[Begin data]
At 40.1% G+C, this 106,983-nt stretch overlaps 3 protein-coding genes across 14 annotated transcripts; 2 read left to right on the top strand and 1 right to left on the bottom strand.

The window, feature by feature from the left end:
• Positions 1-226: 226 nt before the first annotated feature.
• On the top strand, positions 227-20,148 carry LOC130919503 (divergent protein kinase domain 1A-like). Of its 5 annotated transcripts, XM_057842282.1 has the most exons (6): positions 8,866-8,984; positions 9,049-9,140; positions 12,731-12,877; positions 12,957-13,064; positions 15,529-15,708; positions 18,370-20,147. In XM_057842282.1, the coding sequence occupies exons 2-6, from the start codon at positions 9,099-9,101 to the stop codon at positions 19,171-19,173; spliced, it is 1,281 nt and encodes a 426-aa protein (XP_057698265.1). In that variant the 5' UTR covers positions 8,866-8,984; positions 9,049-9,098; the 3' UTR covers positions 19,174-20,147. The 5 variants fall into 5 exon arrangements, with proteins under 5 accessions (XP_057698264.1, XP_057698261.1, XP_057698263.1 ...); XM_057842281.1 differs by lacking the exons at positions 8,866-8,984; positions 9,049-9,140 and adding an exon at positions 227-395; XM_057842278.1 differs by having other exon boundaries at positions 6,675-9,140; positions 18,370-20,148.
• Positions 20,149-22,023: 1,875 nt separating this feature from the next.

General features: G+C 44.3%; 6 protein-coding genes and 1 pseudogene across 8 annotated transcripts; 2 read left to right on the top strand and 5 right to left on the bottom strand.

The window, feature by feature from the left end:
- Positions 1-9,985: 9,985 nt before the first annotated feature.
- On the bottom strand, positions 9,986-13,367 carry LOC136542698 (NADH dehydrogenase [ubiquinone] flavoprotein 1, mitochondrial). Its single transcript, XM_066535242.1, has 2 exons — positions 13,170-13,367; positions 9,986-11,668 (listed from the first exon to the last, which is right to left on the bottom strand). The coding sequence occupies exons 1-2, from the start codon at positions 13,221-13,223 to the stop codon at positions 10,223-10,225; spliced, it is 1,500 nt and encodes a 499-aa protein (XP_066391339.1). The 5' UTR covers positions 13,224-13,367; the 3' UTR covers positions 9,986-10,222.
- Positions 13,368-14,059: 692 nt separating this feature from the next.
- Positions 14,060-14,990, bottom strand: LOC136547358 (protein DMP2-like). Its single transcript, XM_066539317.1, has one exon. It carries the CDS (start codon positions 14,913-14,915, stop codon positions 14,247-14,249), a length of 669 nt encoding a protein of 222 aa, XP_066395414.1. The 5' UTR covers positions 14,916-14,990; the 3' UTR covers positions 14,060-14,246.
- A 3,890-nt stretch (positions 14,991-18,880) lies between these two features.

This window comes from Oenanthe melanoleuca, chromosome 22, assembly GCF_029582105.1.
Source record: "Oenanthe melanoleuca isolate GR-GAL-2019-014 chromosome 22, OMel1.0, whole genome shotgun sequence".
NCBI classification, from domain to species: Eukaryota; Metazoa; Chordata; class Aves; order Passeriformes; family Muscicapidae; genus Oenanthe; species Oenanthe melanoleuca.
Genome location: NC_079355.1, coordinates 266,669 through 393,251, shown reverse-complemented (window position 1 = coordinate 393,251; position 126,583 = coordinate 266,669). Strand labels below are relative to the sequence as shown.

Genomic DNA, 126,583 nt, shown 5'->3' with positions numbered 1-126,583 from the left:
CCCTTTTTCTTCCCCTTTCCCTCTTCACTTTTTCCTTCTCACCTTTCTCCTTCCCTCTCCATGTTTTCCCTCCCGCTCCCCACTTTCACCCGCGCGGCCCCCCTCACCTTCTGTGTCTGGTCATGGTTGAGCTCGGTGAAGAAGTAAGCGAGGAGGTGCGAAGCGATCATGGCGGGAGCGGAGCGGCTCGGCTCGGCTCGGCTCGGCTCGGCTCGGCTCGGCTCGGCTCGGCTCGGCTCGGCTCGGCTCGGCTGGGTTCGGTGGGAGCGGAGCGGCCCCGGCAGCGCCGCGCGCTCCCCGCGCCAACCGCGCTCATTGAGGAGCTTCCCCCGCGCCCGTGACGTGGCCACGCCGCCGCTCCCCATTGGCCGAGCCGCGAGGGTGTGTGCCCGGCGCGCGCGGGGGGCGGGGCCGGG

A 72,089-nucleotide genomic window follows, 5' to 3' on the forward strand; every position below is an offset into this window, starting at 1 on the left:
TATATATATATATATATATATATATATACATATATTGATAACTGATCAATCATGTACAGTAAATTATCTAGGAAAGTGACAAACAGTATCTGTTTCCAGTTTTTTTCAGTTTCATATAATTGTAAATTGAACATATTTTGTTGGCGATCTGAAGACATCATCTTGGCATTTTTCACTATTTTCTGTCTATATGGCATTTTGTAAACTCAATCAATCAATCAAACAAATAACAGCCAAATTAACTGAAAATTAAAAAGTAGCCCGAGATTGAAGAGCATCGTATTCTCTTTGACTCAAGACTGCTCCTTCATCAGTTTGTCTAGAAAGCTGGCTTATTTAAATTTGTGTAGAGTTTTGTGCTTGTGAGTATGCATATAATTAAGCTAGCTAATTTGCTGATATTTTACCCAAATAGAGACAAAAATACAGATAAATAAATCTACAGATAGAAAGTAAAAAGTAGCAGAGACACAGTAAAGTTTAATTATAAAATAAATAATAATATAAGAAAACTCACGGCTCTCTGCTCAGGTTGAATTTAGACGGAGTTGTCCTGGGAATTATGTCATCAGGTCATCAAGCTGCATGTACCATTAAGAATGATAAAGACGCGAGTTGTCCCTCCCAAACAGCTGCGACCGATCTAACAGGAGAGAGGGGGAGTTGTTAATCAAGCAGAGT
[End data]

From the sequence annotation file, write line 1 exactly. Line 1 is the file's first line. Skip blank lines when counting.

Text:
At 40.1% G+C, this 106,983-nt stretch overlaps 3 protein-coding genes across 14 annotated transcripts; 2 read left to right on the top strand and 1 right to left on the bottom strand.